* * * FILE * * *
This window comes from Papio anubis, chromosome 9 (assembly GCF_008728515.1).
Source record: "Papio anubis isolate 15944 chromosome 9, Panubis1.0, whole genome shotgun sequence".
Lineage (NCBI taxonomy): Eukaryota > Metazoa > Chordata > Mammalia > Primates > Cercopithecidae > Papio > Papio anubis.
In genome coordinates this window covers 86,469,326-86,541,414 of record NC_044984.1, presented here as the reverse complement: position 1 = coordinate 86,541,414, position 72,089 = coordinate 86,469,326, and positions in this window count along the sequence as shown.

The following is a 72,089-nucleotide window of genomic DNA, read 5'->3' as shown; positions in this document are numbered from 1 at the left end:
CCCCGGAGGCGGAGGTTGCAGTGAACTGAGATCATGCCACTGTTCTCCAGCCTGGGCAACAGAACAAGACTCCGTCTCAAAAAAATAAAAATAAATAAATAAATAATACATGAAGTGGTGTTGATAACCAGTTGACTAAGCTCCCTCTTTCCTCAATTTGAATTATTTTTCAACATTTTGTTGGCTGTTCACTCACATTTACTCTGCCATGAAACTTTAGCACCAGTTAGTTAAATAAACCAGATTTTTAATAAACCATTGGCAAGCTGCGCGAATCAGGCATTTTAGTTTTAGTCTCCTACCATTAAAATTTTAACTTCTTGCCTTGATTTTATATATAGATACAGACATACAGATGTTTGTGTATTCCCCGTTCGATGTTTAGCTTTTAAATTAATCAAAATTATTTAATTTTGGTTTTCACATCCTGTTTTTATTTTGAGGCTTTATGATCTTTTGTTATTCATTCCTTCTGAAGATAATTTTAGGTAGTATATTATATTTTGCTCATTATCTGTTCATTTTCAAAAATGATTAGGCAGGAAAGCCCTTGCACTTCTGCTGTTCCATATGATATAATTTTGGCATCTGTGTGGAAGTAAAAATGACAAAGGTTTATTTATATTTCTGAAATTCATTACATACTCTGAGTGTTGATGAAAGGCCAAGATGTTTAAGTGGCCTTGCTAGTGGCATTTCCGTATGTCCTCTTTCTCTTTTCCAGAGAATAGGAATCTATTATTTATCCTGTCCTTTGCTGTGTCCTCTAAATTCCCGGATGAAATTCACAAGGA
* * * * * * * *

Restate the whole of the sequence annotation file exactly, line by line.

This window comes from Papio anubis, chromosome 9 (assembly GCF_008728515.1).
Source record: "Papio anubis isolate 15944 chromosome 9, Panubis1.0, whole genome shotgun sequence".
Lineage (NCBI taxonomy): Eukaryota > Metazoa > Chordata > Mammalia > Primates > Cercopithecidae > Papio > Papio anubis.
In genome coordinates this window covers 86,469,326-86,541,414 of record NC_044984.1, presented here as the reverse complement: position 1 = coordinate 86,541,414, position 72,089 = coordinate 86,469,326, and positions in this window count along the sequence as shown.

The following is a 72,089-nucleotide window of genomic DNA, read 5'->3' as shown; positions in this document are numbered from 1 at the left end:
CCCCGGAGGCGGAGGTTGCAGTGAACTGAGATCATGCCACTGTTCTCCAGCCTGGGCAACAGAACAAGACTCCGTCTCAAAAAAATAAAAATAAATAAATAAATAATACATGAAGTGGTGTTGATAACCAGTTGACTAAGCTCCCTCTTTCCTCAATTTGAATTATTTTTCAACATTTTGTTGGCTGTTCACTCACATTTACTCTGCCATGAAACTTTAGCACCAGTTAGTTAAATAAACCAGATTTTTAATAAACCATTGGCAAGCTGCGCGAATCAGGCATTTTAGTTTTAGTCTCCTACCATTAAAATTTTAACTTCTTGCCTTGATTTTATATATAGATACAGACATACAGATGTTTGTGTATTCCCCGTTCGATGTTTAGCTTTTAAATTAATCAAAATTATTTAATTTTGGTTTTCACATCCTGTTTTTATTTTGAGGCTTTATGATCTTTTGTTATTCATTCCTTCTGAAGATAATTTTAGGTAGTATATTATATTTTGCTCATTATCTGTTCATTTTCAAAAATGATTAGGCAGGAAAGCCCTTGCACTTCTGCTGTTCCATATGATATAATTTTGGCATCTGTGTGGAAGTAAAAATGACAAAGGTTTATTTATATTTCTGAAATTCATTACATACTCTGAGTGTTGATGAAAGGCCAAGATGTTTAAGTGGCCTTGCTAGTGGCATTTCCGTATGTCCTCTTTCTCTTTTCCAGAGAATAGGAATCTATTATTTATCCTGTCCTTTGCTGTGTCCTCTAAATTCCCGGATGAAATTCACAAGGA